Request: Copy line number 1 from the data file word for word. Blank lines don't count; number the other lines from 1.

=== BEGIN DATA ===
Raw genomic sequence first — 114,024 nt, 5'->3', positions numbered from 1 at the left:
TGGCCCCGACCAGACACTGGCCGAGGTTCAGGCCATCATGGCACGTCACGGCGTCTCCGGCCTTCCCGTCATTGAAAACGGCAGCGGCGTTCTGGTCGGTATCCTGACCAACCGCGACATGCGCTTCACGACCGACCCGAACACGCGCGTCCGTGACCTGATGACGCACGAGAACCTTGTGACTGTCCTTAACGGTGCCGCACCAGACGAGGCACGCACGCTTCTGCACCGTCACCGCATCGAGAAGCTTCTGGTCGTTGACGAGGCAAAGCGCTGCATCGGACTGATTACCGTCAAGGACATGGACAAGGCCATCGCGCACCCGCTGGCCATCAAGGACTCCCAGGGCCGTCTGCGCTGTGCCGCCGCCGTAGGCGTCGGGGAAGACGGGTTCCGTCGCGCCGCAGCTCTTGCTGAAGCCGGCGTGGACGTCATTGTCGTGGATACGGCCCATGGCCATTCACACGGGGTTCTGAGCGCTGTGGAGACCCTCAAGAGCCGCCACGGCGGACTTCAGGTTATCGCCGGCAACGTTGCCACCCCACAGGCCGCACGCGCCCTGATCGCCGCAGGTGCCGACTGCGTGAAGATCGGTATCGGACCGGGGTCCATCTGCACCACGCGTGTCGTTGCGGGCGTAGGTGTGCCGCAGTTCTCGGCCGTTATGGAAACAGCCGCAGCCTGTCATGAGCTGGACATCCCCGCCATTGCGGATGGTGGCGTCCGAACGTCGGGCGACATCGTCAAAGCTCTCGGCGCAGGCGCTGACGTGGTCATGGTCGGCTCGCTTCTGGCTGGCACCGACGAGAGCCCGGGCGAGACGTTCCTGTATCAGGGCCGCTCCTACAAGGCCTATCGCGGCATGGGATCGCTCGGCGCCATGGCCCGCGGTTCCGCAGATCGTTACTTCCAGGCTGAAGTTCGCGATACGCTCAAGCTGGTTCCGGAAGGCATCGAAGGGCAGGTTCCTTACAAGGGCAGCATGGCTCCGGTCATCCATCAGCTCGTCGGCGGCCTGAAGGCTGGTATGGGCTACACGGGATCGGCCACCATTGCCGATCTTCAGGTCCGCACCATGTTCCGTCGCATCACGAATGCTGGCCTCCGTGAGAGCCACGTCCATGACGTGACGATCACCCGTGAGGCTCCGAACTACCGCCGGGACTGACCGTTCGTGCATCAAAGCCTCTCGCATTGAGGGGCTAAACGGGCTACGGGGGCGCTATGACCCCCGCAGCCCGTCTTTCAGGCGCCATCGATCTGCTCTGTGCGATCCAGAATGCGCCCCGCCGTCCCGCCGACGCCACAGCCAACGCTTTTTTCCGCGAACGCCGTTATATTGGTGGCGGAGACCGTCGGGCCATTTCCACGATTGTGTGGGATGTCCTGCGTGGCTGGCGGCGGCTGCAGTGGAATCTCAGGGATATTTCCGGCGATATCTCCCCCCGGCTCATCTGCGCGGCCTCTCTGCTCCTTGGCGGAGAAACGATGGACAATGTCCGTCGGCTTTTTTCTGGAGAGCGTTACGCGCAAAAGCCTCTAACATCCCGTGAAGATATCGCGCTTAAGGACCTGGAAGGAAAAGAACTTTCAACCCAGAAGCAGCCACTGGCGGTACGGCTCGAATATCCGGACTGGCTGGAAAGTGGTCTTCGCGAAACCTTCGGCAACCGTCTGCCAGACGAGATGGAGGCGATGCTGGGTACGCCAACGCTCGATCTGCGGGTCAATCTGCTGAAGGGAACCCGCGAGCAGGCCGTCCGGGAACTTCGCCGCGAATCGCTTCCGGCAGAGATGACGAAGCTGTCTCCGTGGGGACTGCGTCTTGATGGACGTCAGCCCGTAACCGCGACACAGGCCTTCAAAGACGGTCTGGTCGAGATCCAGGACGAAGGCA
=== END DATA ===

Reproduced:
Raw genomic sequence first — 114,024 nt, 5'->3', positions numbered from 1 at the left: